• High speed scan head for rapid processing with Infinite Field Of View (IFOV)
  • 6 µm spot fixed-beam processing head with coax gas shielding & fume extraction
  • Sub-micron resolution, precision XYZ stages
  • Feed-thru rotary stage for tube / catheter machining
  • High resolution, color, zoom video microscope
  • Ultra-flat, ceramic vacuum chuck
For more information contact Richard Shafer at:
MCF Update: Short Course!
Georgia Tech Characterization Short Course Series
Surface Science Techniques – Focus on Photoelectron Spectroscopy
and ToF-SIMS

Marcus Nanotechnology Conference rooms 1116
December 13th & 14th, 2018

Day 1 – Photoelectron Spectroscopy:
08:30 – Registration starts
09:00:  Introduction and Scope of Short Course – Prof. F. Alamgir
Morning session including the following activities:
  • Lecture onTheoretical background of Photoelectron Spectroscopy
  • Tour of MCF characterization labs
  • Coffee break
12:00 – 13:00:  Lunch break
Afternoon session include the following activities: 
  • Introduction to XPS analysis software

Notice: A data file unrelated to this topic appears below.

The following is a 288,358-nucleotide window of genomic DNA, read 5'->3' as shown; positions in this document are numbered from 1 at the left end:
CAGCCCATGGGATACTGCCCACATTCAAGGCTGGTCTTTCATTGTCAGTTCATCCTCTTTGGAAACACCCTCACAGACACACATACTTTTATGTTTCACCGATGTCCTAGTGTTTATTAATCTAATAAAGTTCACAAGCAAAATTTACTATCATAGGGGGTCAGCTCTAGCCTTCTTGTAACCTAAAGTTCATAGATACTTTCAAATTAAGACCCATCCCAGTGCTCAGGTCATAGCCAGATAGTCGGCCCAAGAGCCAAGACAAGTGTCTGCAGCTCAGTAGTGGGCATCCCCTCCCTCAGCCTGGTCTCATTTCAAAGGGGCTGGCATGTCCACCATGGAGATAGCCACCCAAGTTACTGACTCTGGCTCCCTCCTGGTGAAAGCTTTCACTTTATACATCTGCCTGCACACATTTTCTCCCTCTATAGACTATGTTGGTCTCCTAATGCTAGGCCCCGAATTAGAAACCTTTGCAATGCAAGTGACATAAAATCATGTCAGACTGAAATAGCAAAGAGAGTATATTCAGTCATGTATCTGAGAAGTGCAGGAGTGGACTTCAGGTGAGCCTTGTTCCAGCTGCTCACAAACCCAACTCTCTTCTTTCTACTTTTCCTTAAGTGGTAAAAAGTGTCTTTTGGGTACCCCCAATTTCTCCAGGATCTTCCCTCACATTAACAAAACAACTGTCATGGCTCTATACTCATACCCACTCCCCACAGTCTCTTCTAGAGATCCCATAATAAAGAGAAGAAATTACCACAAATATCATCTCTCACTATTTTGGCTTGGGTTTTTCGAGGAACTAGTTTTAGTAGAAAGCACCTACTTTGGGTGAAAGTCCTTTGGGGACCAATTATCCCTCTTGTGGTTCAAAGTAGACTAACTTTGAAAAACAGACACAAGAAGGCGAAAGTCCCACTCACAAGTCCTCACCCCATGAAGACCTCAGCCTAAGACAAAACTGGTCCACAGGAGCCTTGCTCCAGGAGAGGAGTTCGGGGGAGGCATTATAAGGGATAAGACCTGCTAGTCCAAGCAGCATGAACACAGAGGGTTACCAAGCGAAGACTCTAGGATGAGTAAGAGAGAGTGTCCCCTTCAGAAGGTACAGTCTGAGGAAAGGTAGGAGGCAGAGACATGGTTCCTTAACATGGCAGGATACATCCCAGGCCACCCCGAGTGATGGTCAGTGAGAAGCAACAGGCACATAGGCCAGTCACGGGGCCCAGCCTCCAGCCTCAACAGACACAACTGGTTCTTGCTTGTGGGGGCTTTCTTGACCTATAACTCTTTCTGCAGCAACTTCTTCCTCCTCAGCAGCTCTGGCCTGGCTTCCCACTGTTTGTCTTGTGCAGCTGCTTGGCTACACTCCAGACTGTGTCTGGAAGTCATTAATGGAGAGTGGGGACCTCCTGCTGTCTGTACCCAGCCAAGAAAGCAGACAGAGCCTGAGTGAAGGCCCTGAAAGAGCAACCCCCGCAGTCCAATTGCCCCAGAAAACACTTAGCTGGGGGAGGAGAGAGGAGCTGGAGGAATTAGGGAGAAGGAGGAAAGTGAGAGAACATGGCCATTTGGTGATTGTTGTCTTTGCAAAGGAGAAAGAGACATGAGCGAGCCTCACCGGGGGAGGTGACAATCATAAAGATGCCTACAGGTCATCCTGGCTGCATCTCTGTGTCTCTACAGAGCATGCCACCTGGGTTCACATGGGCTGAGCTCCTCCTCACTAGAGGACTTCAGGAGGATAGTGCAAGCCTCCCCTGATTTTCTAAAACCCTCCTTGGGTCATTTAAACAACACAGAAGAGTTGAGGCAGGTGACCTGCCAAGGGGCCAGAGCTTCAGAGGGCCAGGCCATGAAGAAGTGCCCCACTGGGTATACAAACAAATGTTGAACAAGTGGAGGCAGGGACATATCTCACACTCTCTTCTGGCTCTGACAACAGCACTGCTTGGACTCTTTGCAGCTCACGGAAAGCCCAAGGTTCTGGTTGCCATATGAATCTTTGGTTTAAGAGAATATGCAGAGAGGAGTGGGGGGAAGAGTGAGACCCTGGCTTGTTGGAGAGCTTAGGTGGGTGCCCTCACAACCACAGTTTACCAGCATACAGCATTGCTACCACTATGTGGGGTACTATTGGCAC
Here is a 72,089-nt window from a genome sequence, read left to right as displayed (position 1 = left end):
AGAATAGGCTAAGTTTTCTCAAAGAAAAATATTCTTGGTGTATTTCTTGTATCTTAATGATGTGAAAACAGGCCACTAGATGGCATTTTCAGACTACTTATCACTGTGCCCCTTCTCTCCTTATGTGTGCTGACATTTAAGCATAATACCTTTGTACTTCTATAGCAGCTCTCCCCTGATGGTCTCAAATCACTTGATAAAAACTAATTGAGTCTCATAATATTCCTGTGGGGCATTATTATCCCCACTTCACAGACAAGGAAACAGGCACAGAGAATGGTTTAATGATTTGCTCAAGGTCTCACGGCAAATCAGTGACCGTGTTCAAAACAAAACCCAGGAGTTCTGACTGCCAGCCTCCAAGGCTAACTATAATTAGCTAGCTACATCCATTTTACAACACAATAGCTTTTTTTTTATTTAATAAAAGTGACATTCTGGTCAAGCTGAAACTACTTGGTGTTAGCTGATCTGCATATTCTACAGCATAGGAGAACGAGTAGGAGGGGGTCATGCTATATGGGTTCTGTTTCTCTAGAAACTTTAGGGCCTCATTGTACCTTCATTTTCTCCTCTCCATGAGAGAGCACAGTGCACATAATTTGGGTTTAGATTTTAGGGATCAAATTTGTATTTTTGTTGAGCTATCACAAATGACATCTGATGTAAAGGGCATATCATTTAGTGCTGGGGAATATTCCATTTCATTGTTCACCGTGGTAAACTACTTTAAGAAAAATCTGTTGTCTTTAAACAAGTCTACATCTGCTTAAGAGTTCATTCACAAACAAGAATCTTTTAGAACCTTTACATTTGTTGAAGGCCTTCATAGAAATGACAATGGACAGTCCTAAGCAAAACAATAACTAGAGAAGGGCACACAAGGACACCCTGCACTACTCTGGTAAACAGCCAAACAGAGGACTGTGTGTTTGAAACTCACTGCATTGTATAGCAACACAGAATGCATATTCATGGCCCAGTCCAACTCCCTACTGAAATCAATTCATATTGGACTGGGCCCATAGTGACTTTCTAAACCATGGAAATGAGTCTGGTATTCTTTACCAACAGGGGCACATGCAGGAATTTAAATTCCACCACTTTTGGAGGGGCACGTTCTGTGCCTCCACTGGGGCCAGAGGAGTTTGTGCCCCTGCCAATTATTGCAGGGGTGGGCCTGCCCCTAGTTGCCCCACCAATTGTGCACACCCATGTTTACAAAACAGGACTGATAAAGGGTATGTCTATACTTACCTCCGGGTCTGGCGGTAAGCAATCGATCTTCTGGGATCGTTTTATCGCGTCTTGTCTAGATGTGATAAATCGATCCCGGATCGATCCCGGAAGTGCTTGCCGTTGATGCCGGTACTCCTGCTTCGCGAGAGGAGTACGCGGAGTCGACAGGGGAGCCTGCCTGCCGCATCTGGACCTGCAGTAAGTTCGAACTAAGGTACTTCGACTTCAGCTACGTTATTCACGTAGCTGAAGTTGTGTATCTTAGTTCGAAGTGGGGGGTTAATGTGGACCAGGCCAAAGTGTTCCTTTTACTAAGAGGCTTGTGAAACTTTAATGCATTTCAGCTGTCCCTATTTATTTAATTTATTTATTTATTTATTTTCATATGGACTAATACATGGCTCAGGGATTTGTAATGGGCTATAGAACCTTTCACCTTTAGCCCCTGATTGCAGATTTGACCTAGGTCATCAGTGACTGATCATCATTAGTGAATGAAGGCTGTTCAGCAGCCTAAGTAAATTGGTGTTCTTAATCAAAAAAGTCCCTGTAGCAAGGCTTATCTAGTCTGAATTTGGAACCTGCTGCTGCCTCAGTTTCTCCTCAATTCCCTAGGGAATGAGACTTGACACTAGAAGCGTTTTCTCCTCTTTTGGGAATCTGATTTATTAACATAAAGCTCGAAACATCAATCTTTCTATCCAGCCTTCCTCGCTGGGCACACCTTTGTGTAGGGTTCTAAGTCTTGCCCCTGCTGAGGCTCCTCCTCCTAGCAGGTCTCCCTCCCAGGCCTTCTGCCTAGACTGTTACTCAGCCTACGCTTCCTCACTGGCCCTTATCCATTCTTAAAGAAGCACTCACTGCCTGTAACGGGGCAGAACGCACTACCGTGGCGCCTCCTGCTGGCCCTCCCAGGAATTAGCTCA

• XPS hands-on operation and data analysis sessions.
15:10 – 16:00:  General comments:  Open question and answer session

Day 2 – Time of Flight SIMS:
09:00 – Breakfast starts
09:30:  Introduction– Prof. F. Alamgir
Morning session including the following activities:
  • Tour of IEN microfabrication facility
  • Coffee break
  • Practical concerns for ToF-SIMS and Alternate Surface Science Techniques
11:30 – 13:00:  Lunch break
Afternoon session including the following activities: 
  • Remote Demonstration of ToF-SIMS operation
  • ToF-SIMS Data analysis and/or hands-on session.
  • Open question and answer session
16:00: Closing comments

Publications & Awards
Professor Dennis Hess' New Book Provides Leadership Advice for Technically Trained Scientists and Engineers

Leadership by Engineers and Scientists: Professional Skills Needed to Succeed in a Changing World

The book is aimed at students and early- to mid-career technically trained individuals who are considering or have begun leadership or managerial roles in industry or academia.  The content assists engineers and scientists in transitioning from a technical mindset to a technical leader mindset.  It describes and analyzes numerous situations encountered when technical and "people" problems intersect and indicates ways that such complex circumstances can be addressed.  Topics include leadership fundamentals, ethics and professionalism, time management, building trust and credibility, team building and teamwork, running an effective meeting, and conflict management.